The end. We’re not talking about the climax or the resolution here, we’re talking about those last few lines. The last words your reader reads. The last sentences an editor sees. We’re talking about not needing to say “the end” because it feels right and natural. We’re talking about the difference between leaving your readers in state of awe . . . and meh.
First lines are important, because they hook your reader. And because of that, authors obsess over them. But last lines are almost equally important. Like the last notes of a glass of wine—they leave a strong taste in your mouth. So if your ending falls flat, it can dampen the enjoyment and appreciation of the whole. On the other hand, if the last lines of your book are resonant, they can amplify reader appreciation tenfold.
So how do you find the perfect ending for your story? There is no one answer for every story. The best endings are those that suit the work in question. That said, here are a couple of tips on how to work four of the most common kinds of endings.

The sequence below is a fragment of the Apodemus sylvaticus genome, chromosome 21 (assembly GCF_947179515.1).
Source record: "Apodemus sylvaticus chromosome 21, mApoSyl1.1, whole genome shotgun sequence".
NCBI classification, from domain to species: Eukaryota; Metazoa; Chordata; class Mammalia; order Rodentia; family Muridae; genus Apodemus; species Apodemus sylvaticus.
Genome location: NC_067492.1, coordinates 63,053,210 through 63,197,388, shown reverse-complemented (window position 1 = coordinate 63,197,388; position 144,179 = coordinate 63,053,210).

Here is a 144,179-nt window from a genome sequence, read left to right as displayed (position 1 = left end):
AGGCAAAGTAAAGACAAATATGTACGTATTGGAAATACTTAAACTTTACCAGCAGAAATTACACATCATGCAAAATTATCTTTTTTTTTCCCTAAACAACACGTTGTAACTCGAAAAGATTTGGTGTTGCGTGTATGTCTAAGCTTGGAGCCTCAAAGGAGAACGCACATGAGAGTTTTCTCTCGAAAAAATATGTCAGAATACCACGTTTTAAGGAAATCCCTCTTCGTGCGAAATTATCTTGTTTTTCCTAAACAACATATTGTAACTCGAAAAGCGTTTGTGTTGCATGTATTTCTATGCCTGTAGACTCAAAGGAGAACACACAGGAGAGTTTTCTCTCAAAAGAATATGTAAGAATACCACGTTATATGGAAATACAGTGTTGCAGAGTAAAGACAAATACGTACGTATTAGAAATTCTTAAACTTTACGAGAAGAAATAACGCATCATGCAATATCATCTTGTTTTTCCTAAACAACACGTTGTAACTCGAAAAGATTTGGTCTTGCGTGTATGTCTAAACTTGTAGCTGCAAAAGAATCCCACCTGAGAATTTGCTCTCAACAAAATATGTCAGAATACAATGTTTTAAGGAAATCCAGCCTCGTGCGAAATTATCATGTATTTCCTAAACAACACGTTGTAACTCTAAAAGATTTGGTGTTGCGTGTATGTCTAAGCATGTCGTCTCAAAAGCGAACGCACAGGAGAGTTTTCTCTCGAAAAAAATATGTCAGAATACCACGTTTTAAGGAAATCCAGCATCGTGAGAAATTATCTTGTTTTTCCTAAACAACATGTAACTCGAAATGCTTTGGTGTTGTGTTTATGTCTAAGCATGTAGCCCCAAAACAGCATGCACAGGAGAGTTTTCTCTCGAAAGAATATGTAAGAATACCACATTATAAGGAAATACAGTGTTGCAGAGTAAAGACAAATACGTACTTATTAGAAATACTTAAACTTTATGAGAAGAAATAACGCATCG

JANE: Gee willikers, I’m so glad we got away from that pack of angry red balloons!
DICK: By golly, it was a close call! Lucky for us, we had our Swiss Army knives!
JANE: The way they swarmed all over Ginger and Roger . . . I . . . I can still hear their screams!
DICK: There, there, Jane. Come here. [DICK takes JANE’s knife, gently puts both knives down] It’s all over now. . .
[DICK puts an arm around JANE, they walk off stage. Ominous music starts again. RED BALLOON drifts after them, its string dragging on the ground. Fade to black]